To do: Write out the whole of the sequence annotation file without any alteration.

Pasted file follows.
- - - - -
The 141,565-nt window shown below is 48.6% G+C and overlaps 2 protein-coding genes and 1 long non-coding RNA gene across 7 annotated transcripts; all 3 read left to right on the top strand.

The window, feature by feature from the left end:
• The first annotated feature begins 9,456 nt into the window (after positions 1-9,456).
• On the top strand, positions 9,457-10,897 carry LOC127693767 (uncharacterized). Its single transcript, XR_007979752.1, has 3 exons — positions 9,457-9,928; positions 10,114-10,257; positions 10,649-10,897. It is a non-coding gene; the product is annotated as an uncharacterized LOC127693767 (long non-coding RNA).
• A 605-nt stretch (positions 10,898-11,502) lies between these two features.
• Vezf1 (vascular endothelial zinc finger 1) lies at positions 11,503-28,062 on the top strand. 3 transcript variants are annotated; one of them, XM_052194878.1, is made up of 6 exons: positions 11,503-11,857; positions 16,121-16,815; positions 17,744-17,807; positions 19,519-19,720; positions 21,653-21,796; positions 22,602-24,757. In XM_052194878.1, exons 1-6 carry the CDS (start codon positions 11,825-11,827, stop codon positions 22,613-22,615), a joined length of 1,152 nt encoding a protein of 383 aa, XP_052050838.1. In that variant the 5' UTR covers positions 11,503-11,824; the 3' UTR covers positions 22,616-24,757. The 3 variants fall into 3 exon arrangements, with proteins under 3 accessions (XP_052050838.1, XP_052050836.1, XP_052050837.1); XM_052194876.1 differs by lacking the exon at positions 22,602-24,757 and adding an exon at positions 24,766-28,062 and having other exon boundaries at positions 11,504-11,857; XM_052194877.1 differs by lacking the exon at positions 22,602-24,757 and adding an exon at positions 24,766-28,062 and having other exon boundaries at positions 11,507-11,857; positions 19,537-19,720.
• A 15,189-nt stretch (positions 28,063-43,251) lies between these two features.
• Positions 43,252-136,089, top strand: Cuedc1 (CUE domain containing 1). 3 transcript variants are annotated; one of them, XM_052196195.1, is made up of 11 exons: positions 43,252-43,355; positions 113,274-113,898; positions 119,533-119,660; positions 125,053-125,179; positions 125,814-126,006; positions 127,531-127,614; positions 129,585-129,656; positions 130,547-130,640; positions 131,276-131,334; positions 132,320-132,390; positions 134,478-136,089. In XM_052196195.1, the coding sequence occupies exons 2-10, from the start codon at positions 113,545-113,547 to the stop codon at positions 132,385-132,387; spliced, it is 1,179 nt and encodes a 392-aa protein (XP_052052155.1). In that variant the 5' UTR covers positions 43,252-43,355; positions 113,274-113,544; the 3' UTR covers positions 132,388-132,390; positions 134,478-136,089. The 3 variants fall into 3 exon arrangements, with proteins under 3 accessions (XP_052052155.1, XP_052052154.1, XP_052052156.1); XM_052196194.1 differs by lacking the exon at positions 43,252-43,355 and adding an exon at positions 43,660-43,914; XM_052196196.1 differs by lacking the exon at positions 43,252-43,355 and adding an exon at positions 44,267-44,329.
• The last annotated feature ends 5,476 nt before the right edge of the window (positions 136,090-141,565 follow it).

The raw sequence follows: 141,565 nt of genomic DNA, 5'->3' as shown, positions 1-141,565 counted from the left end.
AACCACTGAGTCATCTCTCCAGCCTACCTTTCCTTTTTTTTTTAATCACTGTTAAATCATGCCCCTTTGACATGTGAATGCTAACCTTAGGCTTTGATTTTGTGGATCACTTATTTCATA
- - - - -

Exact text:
The 141,565-nt window shown below is 48.6% G+C and overlaps 2 protein-coding genes and 1 long non-coding RNA gene across 7 annotated transcripts; all 3 read left to right on the top strand.

The window, feature by feature from the left end:
• The first annotated feature begins 9,456 nt into the window (after positions 1-9,456).
• On the top strand, positions 9,457-10,897 carry LOC127693767 (uncharacterized). Its single transcript, XR_007979752.1, has 3 exons — positions 9,457-9,928; positions 10,114-10,257; positions 10,649-10,897. It is a non-coding gene; the product is annotated as an uncharacterized LOC127693767 (long non-coding RNA).
• A 605-nt stretch (positions 10,898-11,502) lies between these two features.
• Vezf1 (vascular endothelial zinc finger 1) lies at positions 11,503-28,062 on the top strand. 3 transcript variants are annotated; one of them, XM_052194878.1, is made up of 6 exons: positions 11,503-11,857; positions 16,121-16,815; positions 17,744-17,807; positions 19,519-19,720; positions 21,653-21,796; positions 22,602-24,757. In XM_052194878.1, exons 1-6 carry the CDS (start codon positions 11,825-11,827, stop codon positions 22,613-22,615), a joined length of 1,152 nt encoding a protein of 383 aa, XP_052050838.1. In that variant the 5' UTR covers positions 11,503-11,824; the 3' UTR covers positions 22,616-24,757. The 3 variants fall into 3 exon arrangements, with proteins under 3 accessions (XP_052050838.1, XP_052050836.1, XP_052050837.1); XM_052194876.1 differs by lacking the exon at positions 22,602-24,757 and adding an exon at positions 24,766-28,062 and having other exon boundaries at positions 11,504-11,857; XM_052194877.1 differs by lacking the exon at positions 22,602-24,757 and adding an exon at positions 24,766-28,062 and having other exon boundaries at positions 11,507-11,857; positions 19,537-19,720.
• A 15,189-nt stretch (positions 28,063-43,251) lies between these two features.
• Positions 43,252-136,089, top strand: Cuedc1 (CUE domain containing 1). 3 transcript variants are annotated; one of them, XM_052196195.1, is made up of 11 exons: positions 43,252-43,355; positions 113,274-113,898; positions 119,533-119,660; positions 125,053-125,179; positions 125,814-126,006; positions 127,531-127,614; positions 129,585-129,656; positions 130,547-130,640; positions 131,276-131,334; positions 132,320-132,390; positions 134,478-136,089. In XM_052196195.1, the coding sequence occupies exons 2-10, from the start codon at positions 113,545-113,547 to the stop codon at positions 132,385-132,387; spliced, it is 1,179 nt and encodes a 392-aa protein (XP_052052155.1). In that variant the 5' UTR covers positions 43,252-43,355; positions 113,274-113,544; the 3' UTR covers positions 132,388-132,390; positions 134,478-136,089. The 3 variants fall into 3 exon arrangements, with proteins under 3 accessions (XP_052052155.1, XP_052052154.1, XP_052052156.1); XM_052196194.1 differs by lacking the exon at positions 43,252-43,355 and adding an exon at positions 43,660-43,914; XM_052196196.1 differs by lacking the exon at positions 43,252-43,355 and adding an exon at positions 44,267-44,329.
• The last annotated feature ends 5,476 nt before the right edge of the window (positions 136,090-141,565 follow it).

The raw sequence follows: 141,565 nt of genomic DNA, 5'->3' as shown, positions 1-141,565 counted from the left end.
AACCACTGAGTCATCTCTCCAGCCTACCTTTCCTTTTTTTTTTAATCACTGTTAAATCATGCCCCTTTGACATGTGAATGCTAACCTTAGGCTTTGATTTTGTGGATCACTTATTTCATA